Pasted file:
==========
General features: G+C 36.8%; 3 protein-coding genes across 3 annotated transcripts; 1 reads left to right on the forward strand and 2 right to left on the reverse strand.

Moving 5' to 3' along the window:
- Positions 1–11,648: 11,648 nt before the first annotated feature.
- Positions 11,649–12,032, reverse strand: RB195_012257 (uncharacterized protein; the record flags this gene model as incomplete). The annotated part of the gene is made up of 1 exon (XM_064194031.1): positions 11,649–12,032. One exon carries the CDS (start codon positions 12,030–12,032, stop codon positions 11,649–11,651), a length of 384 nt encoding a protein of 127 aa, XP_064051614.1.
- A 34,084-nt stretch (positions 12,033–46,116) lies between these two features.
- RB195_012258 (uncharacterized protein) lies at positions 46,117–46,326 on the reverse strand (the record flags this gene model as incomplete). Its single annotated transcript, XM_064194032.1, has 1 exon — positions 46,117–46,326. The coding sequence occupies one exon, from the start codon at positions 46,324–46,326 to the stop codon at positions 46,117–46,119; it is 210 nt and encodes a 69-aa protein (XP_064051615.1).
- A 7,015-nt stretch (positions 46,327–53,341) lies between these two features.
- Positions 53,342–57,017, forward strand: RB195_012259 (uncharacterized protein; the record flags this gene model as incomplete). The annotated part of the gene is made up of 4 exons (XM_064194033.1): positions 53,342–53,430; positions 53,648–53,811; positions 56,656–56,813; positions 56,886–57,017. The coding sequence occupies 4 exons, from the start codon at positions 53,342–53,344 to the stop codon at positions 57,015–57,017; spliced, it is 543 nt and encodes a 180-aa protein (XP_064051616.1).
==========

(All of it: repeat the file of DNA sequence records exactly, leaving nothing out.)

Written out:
General features: G+C 36.8%; 3 protein-coding genes across 3 annotated transcripts; 1 reads left to right on the forward strand and 2 right to left on the reverse strand.

Moving 5' to 3' along the window:
- Positions 1–11,648: 11,648 nt before the first annotated feature.
- Positions 11,649–12,032, reverse strand: RB195_012257 (uncharacterized protein; the record flags this gene model as incomplete). The annotated part of the gene is made up of 1 exon (XM_064194031.1): positions 11,649–12,032. One exon carries the CDS (start codon positions 12,030–12,032, stop codon positions 11,649–11,651), a length of 384 nt encoding a protein of 127 aa, XP_064051614.1.
- A 34,084-nt stretch (positions 12,033–46,116) lies between these two features.
- RB195_012258 (uncharacterized protein) lies at positions 46,117–46,326 on the reverse strand (the record flags this gene model as incomplete). Its single annotated transcript, XM_064194032.1, has 1 exon — positions 46,117–46,326. The coding sequence occupies one exon, from the start codon at positions 46,324–46,326 to the stop codon at positions 46,117–46,119; it is 210 nt and encodes a 69-aa protein (XP_064051615.1).
- A 7,015-nt stretch (positions 46,327–53,341) lies between these two features.
- Positions 53,342–57,017, forward strand: RB195_012259 (uncharacterized protein; the record flags this gene model as incomplete). The annotated part of the gene is made up of 4 exons (XM_064194033.1): positions 53,342–53,430; positions 53,648–53,811; positions 56,656–56,813; positions 56,886–57,017. The coding sequence occupies 4 exons, from the start codon at positions 53,342–53,344 to the stop codon at positions 57,015–57,017; spliced, it is 543 nt and encodes a 180-aa protein (XP_064051616.1).